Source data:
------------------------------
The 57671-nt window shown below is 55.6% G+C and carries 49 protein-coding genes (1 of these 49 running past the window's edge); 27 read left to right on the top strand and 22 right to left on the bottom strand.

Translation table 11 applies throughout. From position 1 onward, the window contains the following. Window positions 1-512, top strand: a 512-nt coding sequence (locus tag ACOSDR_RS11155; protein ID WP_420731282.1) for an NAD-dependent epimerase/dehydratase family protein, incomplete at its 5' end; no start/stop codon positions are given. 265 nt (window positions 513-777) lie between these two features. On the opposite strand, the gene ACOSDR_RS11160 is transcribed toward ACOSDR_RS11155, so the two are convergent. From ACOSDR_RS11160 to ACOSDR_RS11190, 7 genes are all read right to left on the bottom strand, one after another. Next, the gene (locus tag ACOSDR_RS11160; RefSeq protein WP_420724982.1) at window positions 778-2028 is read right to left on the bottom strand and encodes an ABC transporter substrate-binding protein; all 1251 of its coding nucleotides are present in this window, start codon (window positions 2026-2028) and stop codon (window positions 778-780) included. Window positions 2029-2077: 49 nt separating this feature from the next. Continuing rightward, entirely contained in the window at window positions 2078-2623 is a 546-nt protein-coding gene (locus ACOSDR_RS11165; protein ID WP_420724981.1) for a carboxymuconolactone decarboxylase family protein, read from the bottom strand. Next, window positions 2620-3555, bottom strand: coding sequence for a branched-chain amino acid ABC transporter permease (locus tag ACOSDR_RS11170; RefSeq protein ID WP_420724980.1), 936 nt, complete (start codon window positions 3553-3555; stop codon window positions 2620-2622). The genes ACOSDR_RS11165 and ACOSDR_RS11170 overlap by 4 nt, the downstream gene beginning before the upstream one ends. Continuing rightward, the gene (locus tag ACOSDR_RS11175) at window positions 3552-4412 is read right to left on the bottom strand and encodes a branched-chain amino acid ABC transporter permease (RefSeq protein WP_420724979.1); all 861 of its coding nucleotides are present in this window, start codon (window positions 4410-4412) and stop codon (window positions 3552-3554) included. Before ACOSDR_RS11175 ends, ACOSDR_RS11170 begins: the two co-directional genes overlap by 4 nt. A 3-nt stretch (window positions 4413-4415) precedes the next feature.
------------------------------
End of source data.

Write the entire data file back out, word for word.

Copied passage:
The 57671-nt window shown below is 55.6% G+C and carries 49 protein-coding genes (1 of these 49 running past the window's edge); 27 read left to right on the top strand and 22 right to left on the bottom strand.

Translation table 11 applies throughout. From position 1 onward, the window contains the following. Window positions 1-512, top strand: a 512-nt coding sequence (locus tag ACOSDR_RS11155; protein ID WP_420731282.1) for an NAD-dependent epimerase/dehydratase family protein, incomplete at its 5' end; no start/stop codon positions are given. 265 nt (window positions 513-777) lie between these two features. On the opposite strand, the gene ACOSDR_RS11160 is transcribed toward ACOSDR_RS11155, so the two are convergent. From ACOSDR_RS11160 to ACOSDR_RS11190, 7 genes are all read right to left on the bottom strand, one after another. Next, the gene (locus tag ACOSDR_RS11160; RefSeq protein WP_420724982.1) at window positions 778-2028 is read right to left on the bottom strand and encodes an ABC transporter substrate-binding protein; all 1251 of its coding nucleotides are present in this window, start codon (window positions 2026-2028) and stop codon (window positions 778-780) included. Window positions 2029-2077: 49 nt separating this feature from the next. Continuing rightward, entirely contained in the window at window positions 2078-2623 is a 546-nt protein-coding gene (locus ACOSDR_RS11165; protein ID WP_420724981.1) for a carboxymuconolactone decarboxylase family protein, read from the bottom strand. Next, window positions 2620-3555, bottom strand: coding sequence for a branched-chain amino acid ABC transporter permease (locus tag ACOSDR_RS11170; RefSeq protein ID WP_420724980.1), 936 nt, complete (start codon window positions 3553-3555; stop codon window positions 2620-2622). The genes ACOSDR_RS11165 and ACOSDR_RS11170 overlap by 4 nt, the downstream gene beginning before the upstream one ends. Continuing rightward, the gene (locus tag ACOSDR_RS11175) at window positions 3552-4412 is read right to left on the bottom strand and encodes a branched-chain amino acid ABC transporter permease (RefSeq protein WP_420724979.1); all 861 of its coding nucleotides are present in this window, start codon (window positions 4410-4412) and stop codon (window positions 3552-3554) included. Before ACOSDR_RS11175 ends, ACOSDR_RS11170 begins: the two co-directional genes overlap by 4 nt. A 3-nt stretch (window positions 4413-4415) precedes the next feature.